Okay, it’s not really a Swedish delicacy, but it’s as popular as IKEA’s meatballs so I think it should be.
Kebabtallrik (literally, “kebab plate”) is a plate of kebab meat (thinly sliced beef from a vertical spit), some lettuce, onions, cucumber, tomato, and a fefferoni pepper. I actually didn’t know what those peppers were called until I started eating kebab in Sweden. You then get a side of carbs, the most common options being french fries or rice. They usually sprinkle some paprika powder on top of the fries. In most places, the meat is doused with a red tomato sauce and then a white garlic sauce. No skewers are involved, so you can eat it easily with fork and knife.
The very first Swedish kebabtallrik I ever ate was actually at Hakepi Kebab in Linköping. Apparently a popular student place, this girl I knew recommended that I try it the next time I went down to Linköping. I hadn’t tried a kebabtallrik before so I decided to give it a shot. The price is fairly reasonable – always around 70-80 SEK. The guy behind the counter put a plate together for me.
“Allting på?” he asked. “Ja tack!” (“Would you like all the fixings? Yes, please!”)
The first thing I noticed was that while they put on some red sauce, they didn’t put the standard white garlic sauce on the meat. They put on a sauce that looked like Thousand Island dressing.
Oh well, I thought. Must just be a Linköping thing.
At first, I didn’t know what it was. There was something simply magical about the way the flavors came together in my mouth. The meat was seasoned, fragrant, fresh, slightly crispy on the edges, and the sauce – wow, the sauce – I was in heaven.
I fell in love.
After that experience at Hakepi, I decided to try some kebab in Stockholm when the opportunity presented itself. I went to different kebab restaurants and always ordered the kebabtallrik. But it was never the same. Something was missing. Sure, it was tasty, especially if you were hungry, but it was mostly just salt seasoning that you tasted. There wasn’t that tanginess, that sweetness in the sauce. It just didn’t taste right. In a word, they all tasted bland.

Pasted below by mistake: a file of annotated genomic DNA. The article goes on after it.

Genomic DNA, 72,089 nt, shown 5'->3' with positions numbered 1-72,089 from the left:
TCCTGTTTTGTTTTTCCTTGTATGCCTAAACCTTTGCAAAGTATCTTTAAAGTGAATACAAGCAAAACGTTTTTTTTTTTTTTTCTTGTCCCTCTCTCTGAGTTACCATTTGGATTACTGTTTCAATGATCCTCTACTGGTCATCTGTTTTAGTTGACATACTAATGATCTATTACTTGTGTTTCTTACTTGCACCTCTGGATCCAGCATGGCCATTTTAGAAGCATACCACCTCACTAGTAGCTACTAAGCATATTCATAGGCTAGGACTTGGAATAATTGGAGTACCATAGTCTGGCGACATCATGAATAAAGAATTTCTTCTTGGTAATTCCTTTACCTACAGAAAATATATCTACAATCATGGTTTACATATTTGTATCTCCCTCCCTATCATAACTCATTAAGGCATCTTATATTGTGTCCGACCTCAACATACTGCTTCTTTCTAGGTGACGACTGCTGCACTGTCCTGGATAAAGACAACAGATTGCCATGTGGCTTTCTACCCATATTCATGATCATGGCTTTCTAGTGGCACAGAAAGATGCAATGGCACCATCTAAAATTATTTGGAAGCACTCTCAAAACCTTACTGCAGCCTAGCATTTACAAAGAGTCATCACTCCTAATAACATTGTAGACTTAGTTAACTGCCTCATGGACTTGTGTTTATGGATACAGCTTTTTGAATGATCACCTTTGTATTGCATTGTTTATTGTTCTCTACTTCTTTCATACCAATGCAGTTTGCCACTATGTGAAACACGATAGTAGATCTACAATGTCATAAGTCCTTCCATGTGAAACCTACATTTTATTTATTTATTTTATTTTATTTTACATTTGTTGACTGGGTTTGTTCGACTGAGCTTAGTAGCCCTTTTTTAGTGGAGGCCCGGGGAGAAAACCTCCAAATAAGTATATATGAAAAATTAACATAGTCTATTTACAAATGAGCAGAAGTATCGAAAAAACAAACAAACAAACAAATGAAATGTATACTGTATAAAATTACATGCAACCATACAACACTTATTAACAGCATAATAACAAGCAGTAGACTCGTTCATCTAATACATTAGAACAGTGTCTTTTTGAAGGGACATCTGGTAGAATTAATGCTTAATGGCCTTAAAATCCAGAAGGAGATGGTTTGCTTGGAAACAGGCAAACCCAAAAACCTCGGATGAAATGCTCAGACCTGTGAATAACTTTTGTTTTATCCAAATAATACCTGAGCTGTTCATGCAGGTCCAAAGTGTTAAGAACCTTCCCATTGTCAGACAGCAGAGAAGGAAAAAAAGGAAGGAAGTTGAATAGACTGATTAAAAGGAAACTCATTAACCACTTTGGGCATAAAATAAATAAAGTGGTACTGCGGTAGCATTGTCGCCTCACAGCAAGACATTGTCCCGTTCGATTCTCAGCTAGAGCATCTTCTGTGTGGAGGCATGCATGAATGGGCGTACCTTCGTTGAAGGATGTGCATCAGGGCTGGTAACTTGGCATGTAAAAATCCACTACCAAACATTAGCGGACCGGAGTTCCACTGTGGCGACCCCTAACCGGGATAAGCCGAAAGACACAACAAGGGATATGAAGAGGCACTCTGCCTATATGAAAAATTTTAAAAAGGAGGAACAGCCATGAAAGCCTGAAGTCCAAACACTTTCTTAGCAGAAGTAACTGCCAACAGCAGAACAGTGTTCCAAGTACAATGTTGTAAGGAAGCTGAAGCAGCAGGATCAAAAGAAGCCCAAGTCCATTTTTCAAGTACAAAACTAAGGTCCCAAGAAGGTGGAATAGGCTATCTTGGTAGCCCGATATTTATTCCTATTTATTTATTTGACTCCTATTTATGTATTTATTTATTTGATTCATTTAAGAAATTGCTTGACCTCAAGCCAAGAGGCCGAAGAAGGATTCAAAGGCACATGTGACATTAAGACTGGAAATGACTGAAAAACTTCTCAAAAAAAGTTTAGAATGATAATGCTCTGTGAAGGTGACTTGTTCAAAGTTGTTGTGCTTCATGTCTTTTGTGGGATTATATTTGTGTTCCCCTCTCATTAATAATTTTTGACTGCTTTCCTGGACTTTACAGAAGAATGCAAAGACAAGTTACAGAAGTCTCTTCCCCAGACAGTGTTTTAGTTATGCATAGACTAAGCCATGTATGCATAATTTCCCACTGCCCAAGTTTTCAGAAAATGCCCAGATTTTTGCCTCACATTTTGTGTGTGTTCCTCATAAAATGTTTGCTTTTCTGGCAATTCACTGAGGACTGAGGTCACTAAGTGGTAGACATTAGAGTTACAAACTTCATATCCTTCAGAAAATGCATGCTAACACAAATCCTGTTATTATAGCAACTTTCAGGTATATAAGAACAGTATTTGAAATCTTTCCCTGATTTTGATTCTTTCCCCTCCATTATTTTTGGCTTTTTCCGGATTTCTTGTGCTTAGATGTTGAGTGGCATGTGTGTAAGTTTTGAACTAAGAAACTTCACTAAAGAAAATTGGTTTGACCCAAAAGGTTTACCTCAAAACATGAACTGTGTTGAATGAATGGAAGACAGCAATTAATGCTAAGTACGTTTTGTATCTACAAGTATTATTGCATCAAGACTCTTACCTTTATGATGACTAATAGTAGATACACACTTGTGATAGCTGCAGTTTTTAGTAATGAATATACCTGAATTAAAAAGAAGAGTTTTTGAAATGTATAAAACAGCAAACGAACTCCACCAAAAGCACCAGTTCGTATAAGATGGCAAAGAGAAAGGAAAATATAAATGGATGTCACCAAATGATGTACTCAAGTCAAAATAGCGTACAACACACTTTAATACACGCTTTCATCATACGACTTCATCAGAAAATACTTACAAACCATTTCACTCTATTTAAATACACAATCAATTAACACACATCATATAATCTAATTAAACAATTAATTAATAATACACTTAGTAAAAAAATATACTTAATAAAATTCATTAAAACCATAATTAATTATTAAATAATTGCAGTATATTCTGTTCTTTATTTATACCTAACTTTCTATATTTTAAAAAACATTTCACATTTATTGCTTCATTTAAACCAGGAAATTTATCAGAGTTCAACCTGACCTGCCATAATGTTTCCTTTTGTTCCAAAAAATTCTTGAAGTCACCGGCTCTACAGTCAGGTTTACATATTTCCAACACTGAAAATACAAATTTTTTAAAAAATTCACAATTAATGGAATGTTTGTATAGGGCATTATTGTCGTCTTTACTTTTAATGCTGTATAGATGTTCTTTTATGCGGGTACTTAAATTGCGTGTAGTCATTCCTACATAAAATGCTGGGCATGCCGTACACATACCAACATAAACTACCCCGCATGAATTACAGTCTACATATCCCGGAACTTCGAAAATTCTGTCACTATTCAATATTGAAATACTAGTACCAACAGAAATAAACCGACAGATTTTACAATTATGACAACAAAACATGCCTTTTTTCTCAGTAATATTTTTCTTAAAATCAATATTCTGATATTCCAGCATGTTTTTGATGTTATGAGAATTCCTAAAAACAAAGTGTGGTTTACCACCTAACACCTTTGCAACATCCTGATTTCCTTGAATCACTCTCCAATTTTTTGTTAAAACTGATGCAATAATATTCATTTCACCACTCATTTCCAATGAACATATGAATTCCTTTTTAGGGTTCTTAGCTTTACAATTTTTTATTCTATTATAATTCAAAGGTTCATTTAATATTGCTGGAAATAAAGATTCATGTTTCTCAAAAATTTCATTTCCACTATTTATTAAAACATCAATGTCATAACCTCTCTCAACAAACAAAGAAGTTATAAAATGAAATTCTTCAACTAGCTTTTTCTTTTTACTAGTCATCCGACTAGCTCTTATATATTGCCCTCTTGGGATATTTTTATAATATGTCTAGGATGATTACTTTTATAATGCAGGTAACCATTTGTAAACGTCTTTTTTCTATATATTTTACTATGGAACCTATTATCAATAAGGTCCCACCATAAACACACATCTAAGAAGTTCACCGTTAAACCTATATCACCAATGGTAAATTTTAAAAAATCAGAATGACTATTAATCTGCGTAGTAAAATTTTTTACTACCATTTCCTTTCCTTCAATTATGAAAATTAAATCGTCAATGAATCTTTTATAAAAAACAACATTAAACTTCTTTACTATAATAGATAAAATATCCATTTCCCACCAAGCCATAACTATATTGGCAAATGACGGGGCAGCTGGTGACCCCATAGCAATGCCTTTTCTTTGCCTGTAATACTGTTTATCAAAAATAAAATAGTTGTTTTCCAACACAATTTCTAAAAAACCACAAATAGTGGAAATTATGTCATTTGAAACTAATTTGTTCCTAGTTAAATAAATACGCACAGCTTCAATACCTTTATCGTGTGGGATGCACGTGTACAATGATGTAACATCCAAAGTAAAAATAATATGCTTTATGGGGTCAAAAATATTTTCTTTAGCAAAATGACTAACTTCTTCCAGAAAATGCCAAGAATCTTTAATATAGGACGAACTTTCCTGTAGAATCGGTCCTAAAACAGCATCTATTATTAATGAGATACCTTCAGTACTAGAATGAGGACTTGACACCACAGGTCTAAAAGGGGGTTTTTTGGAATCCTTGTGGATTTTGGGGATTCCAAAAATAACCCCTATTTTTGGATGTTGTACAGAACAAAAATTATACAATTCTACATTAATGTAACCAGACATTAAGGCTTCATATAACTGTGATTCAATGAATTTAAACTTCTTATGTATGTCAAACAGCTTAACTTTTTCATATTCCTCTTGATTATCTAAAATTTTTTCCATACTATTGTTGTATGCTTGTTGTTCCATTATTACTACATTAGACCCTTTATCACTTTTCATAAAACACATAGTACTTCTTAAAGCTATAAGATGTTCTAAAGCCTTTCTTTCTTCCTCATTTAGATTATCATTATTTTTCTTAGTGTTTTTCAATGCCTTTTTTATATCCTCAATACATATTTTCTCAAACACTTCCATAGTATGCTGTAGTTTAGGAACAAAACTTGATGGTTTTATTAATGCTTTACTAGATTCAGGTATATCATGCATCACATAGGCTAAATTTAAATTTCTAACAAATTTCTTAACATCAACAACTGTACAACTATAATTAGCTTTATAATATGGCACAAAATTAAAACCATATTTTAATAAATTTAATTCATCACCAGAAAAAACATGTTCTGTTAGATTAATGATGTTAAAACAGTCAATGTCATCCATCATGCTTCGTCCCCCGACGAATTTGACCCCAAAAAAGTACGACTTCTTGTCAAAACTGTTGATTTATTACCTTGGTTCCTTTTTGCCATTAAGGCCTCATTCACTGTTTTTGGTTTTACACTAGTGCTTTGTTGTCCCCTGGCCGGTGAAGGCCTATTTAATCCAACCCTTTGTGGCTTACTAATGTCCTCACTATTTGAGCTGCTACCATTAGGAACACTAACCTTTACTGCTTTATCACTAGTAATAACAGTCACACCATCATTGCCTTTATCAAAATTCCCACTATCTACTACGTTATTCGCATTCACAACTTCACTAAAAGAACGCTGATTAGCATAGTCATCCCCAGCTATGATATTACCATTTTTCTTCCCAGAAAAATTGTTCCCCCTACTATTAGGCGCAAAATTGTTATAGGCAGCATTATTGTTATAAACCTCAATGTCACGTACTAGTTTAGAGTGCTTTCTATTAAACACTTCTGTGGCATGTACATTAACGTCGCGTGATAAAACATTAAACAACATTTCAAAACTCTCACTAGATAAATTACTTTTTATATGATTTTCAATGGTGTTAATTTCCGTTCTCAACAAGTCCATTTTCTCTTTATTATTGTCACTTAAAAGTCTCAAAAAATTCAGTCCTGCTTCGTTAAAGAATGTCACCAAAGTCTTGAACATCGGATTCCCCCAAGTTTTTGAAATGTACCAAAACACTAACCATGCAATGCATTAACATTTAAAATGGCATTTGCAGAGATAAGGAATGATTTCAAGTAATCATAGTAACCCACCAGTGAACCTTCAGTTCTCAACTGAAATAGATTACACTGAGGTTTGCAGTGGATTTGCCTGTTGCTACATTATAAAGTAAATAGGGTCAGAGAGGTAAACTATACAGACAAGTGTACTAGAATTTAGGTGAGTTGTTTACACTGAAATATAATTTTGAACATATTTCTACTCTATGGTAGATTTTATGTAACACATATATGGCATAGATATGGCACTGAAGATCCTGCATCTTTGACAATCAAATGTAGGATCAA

It’s the sauce, ladies and gentlemen. That Thousand Island lookalike sauce that Hakepi uses makes all the difference. Each kebab house also seasons their meat in a different way, so I’m sure there was some magic (maybe cocaine or some other addictive drug?!) in the meat too.
The other day, I took the t-bana after work to Skärholmen to take care of some errands at IKEA. By the time I was done, it had gotten late so I stopped into the local kebab restaurant by the Skärholmen t-bana. I figured that if you were going to get kebab in the Stockholm region, you might as well try a kebab place in the suburbs. I wasn’t too disappointed, actually. They serve their kebab with red sauce, and then you can pick between a yogurt sauce or a garlic sauce in the self-serve area. I picked the garlic sauce.
It wasn’t as good as Hakepi kebab, but it wasn’t too bad, actually. They actually made an effort to season their meat so it had flavor instead of just a salty taste. Makes a big difference.
Well, there you have it. If you’re looking for good kebab, make sure you go to Hakepi at Ågatan 34 in Linköping. It’s near the SF movie theater and within walking distance of the Central Station.
Have you tried out Hakepi? What do you think? Do you have any suggestions for a good kebab place in Stockholm? I’ve heard that the best kebab in the Stockholm area is in Årsta but I haven’t made my way there yet.
Leave your suggestions in the comments!
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